The latter is the reference implementation, which can be consumed as a standalone library, completely decoupled from the popular ORM framework.With that said, let’s see now how to get started using the Java Beans Validation / Hibernate Validator tandem for performing effective domain model validation in the real world.Should its state be validated before being persisted or updated in a database, or when passed around to other layer(s)? Prior to Java EE 6, Java didn’t provide a standard way of validating the fields of a domain class by mean of a centralized mechanism. The Java Beans Validation specification makes it fairly easy to selectively validate class fields (and even entire classes) by using constraints declared with a few intuitive annotations.
punck busted dont updating - Validating domain objects hibernate part 5
Finally, the Finally, validating a user object looks exactly the same as when using the default email validator. Of course, I’m not saying that you’ll always need to mess up your life by creating custom constraints and validators, as this would downgrade the functionality of Java Beans Validation to nearly zero.
Nevertheless, from a design point of view it is useful to know that the standard offers a decent level of customization.
At this point, it should be clear that Hibernate Validator is a hard-to-beat contender when it comes to validating domain objects in a straightforward fashion.
But there’s more yet: Even when JSR 303 ships by default with a robust set of constraint violations, which will cover the most typical validation requirements of daily developers like you and me, it’s worth mentioning that its core functionality can be easily extended by means of custom validation constraints and validators.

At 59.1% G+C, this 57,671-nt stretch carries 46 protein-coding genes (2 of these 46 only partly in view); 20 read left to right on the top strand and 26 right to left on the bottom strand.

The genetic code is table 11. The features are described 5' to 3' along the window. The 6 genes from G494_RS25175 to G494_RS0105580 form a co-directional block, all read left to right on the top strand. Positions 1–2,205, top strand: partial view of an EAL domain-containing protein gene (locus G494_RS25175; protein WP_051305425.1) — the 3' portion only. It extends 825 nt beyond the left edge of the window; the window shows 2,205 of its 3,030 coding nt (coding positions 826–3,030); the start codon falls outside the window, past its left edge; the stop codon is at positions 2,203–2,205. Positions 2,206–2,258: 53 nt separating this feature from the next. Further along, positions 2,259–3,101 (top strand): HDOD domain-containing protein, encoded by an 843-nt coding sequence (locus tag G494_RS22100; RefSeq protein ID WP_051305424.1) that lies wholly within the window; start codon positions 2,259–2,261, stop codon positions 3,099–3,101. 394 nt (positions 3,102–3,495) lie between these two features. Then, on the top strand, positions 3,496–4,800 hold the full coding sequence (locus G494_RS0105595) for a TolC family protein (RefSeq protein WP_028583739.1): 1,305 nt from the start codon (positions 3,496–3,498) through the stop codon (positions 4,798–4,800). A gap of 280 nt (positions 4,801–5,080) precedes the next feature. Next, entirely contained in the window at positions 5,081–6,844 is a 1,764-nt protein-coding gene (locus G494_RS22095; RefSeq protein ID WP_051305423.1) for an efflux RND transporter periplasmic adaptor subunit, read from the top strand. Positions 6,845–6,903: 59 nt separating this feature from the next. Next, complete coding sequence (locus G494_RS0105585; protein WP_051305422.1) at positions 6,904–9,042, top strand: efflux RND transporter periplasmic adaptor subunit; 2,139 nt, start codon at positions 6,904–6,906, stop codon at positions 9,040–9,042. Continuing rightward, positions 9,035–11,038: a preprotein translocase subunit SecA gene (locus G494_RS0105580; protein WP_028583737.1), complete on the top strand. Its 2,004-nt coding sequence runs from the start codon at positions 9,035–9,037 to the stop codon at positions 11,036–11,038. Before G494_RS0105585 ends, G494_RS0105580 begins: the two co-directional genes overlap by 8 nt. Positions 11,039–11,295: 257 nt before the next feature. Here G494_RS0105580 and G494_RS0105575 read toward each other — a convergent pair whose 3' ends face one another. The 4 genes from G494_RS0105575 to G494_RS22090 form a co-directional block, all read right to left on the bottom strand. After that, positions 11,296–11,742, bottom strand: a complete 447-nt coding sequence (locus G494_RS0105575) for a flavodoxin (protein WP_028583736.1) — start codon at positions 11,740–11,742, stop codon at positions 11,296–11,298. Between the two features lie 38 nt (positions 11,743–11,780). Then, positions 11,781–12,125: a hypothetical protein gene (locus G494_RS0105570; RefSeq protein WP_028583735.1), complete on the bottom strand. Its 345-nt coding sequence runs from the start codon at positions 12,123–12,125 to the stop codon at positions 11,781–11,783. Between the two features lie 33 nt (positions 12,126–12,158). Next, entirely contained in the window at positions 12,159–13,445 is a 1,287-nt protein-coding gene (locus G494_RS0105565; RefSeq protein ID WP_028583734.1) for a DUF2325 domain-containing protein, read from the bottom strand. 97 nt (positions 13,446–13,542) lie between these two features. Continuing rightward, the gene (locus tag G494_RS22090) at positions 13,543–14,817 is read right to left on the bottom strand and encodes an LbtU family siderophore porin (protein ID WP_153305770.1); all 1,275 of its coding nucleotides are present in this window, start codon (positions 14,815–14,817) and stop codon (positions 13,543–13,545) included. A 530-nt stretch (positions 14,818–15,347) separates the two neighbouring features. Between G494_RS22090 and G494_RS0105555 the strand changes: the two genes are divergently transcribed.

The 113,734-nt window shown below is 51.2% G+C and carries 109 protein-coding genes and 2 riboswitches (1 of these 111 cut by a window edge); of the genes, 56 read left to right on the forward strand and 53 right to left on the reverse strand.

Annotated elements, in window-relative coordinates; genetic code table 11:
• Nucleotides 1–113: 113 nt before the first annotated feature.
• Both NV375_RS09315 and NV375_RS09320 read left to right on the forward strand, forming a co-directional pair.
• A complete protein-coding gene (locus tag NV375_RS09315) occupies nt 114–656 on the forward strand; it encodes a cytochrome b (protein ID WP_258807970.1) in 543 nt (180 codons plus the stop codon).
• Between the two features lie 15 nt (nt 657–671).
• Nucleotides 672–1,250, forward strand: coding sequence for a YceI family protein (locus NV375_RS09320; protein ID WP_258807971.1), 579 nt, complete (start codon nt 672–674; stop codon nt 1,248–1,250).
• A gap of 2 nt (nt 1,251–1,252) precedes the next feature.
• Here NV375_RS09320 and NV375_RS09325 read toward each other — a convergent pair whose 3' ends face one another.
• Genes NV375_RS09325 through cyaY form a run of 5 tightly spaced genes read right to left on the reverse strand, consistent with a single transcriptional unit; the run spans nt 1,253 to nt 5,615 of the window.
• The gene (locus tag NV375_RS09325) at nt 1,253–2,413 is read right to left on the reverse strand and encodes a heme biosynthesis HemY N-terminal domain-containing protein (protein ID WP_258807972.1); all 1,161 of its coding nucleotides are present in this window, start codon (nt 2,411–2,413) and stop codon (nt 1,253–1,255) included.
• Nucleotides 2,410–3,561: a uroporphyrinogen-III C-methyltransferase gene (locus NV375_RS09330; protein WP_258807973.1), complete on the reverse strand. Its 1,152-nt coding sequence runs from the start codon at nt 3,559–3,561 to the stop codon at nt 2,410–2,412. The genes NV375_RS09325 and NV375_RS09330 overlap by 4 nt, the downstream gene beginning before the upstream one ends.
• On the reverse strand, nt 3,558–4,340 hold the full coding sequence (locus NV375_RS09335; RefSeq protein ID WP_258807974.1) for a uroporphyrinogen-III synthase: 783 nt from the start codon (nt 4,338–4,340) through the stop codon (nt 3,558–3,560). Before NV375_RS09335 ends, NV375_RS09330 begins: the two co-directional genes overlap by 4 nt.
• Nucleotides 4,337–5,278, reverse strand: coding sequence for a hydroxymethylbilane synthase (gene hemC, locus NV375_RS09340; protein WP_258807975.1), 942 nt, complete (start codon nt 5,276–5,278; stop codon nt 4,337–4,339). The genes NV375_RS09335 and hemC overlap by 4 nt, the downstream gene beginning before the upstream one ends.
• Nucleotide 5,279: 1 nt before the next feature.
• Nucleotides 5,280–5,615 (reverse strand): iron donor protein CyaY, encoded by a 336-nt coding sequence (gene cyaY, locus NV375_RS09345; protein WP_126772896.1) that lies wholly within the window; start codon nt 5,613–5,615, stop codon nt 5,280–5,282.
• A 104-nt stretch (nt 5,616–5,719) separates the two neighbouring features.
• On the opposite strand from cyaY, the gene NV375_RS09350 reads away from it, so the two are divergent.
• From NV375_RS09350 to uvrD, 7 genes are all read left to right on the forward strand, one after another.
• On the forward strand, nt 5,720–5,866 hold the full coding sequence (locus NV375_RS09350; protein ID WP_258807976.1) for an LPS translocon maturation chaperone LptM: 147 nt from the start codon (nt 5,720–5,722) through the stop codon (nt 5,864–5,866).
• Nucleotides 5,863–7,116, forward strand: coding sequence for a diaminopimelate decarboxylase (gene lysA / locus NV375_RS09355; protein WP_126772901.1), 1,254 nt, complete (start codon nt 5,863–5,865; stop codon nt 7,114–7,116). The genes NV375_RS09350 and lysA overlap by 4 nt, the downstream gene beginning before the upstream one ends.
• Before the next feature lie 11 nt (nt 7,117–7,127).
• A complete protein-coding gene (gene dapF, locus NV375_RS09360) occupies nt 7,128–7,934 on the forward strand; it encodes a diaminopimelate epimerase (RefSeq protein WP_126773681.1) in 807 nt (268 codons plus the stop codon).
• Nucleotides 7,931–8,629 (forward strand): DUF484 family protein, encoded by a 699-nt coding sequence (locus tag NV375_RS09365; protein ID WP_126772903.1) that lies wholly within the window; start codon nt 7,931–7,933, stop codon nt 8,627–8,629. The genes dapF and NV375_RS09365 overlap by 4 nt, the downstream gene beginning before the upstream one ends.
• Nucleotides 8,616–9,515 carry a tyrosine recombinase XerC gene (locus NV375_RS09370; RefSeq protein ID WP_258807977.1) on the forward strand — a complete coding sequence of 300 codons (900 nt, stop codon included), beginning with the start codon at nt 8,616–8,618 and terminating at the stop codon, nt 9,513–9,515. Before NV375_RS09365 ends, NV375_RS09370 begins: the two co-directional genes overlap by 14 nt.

In fact, creating a custom validation constraint and a matching custom validator is a no-brainer process that boils down to following these steps: method allows to specify which constraints should be validated when the validator is called, in a per-group basis.
By default, all the constraints are checked within the default group, meaning that each constraint will be validated regardless of the target object’s lifecycle phase.
It’s possible, however, to get the same result by using a standard instances here and there, and validate the constrained classes in multiple places, even in the wrong ones!
But that would be a flagrant violation of the DRY Principle (aka a WET solution) that would lead to duplicated code across several layers. Instead, it’d be a lot more effective to encapsulate Hibernate Validator inside the boundaries of a decoupled service component, which could be potentially reused everywhere.
For instance, we could develop a basic web application, similar to the one I built in the Servlet API tutorial, and validate user data submitted through an HTML form in an effective and performant manner.
As building such web application is definitively out of this post’s scope, the task will be left as homework for you, in case that you want to start pulling the reins of Hibernate Validator in the Web terrain.
At this point, you’ve learned the basics of how to use Java Beans Validation and Hibernate Validator side by side, in order to validate your domain objects in a straightforward way.